In the board's view, however, the appellant overstretches this argument when it concludes that the requirements of clarity would have to be applied more loosely if the prior art manifestly falls outside the contested feature. In particular, the appellant suggests that the clarity problem can be overcome by restricting the meaning of the term "sterilizable" in the light of the information in the description in a way which would allegedly clearly distinguish the subject-matter of claim 1 from the content of D1. This approach is however contrary to well established case law (see Case Law of the BoA, 9th ed., point II.A.6.3.4), according to which the description should not be relied upon to read into the claim restrictions which are not suggested by the explicit wording of the claim. The board therefore holds that a clarity problem leading to a diffuse scope of demarcation can only be overcome by amending the wording of the claim in a way which clarifies the meaning of the contested feature and eliminates any doubt as to its scope, irrespective of the prior art cited.
While it is certainly correct that the question as to whether a term is unclear must be answered in the context of the relevant prior art (see the above-mentioned decision T 1399/11), this cannot be turned around to mean that in the absence of any prior art, a claim does not need to comply with the requirement of clarity, or only to a lesser extent. Such view would reduce the requirement of clarity to an ancillary consideration of the requirements of novelty, inventive step and Article 123(2) EPC, which would make the distinction between the requirements of patentability (where clarity is mentioned) and the grounds of opposition (where clarity is not mentioned) superfluous. In addition, such view would make clarity a merely retrospect requirement (to be interpreted in the light of prior art), rather than, as case law consistently holds, a prospective requirement directed to a third party wanting to avoid an infringement, or a judge having to determine such (see decision T 268/13, reason 3). If the requirement of clarity was dependent on the state of the art, such interpretation would invariably compromise the principles of foreseeability and legal certainty which are fundamental to the patent system. Only a clearly defined claim allows the patent office to determine the relevant state of the art, third parties to freely develop their business in avoidance of technical monopolies and the courts to distinguish areas of exclusion from those free for all to tread.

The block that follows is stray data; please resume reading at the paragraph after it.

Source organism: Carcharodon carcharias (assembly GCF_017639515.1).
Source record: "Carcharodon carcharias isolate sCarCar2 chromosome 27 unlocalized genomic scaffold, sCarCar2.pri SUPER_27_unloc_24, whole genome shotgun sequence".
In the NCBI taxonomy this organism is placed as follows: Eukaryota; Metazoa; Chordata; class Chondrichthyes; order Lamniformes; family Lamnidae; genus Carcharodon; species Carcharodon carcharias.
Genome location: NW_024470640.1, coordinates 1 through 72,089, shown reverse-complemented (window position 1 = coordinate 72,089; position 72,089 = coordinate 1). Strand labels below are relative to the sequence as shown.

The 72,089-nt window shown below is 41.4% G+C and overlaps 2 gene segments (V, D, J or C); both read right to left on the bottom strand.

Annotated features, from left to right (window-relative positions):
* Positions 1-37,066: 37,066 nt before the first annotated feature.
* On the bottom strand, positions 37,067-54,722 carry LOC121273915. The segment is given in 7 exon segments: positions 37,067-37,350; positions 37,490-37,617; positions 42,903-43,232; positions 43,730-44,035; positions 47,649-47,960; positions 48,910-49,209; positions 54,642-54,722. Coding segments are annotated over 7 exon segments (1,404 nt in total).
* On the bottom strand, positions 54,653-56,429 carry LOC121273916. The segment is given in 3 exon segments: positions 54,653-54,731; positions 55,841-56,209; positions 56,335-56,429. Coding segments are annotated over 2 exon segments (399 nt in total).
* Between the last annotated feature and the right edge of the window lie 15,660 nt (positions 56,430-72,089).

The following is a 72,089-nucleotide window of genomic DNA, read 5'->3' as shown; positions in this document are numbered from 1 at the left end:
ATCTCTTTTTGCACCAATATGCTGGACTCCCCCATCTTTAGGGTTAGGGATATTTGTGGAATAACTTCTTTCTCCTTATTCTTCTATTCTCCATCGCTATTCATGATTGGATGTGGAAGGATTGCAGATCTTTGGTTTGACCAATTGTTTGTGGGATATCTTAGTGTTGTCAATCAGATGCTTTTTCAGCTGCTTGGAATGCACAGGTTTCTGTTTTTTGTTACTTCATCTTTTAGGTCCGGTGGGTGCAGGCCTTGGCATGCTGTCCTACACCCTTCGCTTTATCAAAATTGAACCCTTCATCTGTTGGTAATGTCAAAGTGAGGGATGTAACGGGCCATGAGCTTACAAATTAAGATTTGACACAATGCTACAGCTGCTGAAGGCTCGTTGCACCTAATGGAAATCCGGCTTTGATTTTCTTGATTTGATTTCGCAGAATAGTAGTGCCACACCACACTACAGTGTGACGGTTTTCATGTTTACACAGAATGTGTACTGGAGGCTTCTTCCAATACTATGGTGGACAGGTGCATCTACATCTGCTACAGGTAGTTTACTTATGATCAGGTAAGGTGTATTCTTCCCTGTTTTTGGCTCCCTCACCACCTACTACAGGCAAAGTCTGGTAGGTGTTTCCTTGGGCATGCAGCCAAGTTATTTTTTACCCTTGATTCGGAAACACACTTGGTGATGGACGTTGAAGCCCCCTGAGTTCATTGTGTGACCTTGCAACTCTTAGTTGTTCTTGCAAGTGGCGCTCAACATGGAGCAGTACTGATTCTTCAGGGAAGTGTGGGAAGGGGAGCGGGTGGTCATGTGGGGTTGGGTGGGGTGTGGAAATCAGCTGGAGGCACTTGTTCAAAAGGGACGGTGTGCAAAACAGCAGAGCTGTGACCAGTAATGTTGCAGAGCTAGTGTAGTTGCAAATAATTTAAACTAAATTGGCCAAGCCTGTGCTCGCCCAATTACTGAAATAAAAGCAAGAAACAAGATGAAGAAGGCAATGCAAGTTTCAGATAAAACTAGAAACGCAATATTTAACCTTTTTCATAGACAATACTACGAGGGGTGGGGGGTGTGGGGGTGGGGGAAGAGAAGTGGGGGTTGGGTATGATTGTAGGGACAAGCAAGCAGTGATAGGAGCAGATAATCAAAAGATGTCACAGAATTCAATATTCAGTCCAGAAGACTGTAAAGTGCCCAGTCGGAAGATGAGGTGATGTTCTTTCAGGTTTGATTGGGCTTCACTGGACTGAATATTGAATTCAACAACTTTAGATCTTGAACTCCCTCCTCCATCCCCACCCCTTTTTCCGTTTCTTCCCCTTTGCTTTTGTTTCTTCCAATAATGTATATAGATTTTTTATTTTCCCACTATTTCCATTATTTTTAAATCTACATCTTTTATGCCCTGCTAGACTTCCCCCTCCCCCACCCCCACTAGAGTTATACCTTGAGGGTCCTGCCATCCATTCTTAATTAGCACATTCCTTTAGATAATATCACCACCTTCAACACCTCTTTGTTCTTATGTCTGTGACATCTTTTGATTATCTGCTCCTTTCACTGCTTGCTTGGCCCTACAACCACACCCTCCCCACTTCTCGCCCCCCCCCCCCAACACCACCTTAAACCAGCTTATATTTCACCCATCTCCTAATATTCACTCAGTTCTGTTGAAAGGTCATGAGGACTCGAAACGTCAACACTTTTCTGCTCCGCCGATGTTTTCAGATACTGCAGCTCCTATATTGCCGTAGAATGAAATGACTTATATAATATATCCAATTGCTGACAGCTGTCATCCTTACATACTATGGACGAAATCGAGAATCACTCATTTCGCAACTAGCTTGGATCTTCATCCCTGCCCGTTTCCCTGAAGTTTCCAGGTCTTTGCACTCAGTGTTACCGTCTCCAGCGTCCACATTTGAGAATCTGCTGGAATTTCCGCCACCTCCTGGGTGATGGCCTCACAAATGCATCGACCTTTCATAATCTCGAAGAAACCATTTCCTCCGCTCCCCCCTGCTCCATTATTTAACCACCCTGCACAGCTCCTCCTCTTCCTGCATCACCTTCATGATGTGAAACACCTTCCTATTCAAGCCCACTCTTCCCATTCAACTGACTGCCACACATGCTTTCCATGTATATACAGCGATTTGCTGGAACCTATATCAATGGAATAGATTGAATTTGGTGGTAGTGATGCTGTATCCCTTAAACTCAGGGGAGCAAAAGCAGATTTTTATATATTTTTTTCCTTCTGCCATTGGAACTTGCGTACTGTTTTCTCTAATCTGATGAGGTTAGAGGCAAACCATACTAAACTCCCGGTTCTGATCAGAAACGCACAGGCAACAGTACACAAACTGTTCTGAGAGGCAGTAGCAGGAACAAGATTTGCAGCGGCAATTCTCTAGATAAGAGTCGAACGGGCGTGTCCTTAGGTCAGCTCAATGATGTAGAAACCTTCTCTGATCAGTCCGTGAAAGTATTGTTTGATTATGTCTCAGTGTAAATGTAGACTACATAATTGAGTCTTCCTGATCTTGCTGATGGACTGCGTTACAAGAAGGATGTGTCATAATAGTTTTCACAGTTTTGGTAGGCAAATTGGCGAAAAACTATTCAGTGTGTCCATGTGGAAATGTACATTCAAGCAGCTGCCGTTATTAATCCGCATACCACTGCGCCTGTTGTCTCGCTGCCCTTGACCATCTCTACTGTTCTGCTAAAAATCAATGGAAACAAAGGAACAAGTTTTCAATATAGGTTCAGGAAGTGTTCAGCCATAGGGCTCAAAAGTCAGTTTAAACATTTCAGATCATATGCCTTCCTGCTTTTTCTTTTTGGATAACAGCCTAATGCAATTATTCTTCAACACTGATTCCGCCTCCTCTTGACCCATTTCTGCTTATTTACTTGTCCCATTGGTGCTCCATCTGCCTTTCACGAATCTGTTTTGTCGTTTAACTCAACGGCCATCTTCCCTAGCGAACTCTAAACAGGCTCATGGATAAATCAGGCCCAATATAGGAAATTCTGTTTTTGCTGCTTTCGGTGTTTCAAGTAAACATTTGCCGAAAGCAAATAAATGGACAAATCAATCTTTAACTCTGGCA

1.3 In the present case, the term "sterilizable" in claim 1 is not limited to food products, let alone retort food products and merely implies that the lid must be capable of withstanding a sterilisation process. The claim however fails to indicate what should be sterilised (i. e. the lid, the package, the content of the package, etc.), which type of sterilisation should be used (chemical, thermal, pressure-thermal, radiation, etc.) and which specific conditions would have to be applied during the process. Since virtually any material could be considered to be "sterilizable" or not depending on which type of sterilisation is meant and which conditions are applied in this process, the board considers that this feature cannot clearly delimit the scope of the invention. The board therefore concludes that the term "sterilizable" leads to a problem of diffuse scope of demarcation, which renders claim 1 at issue unclear pursuant to Article 84 EPC.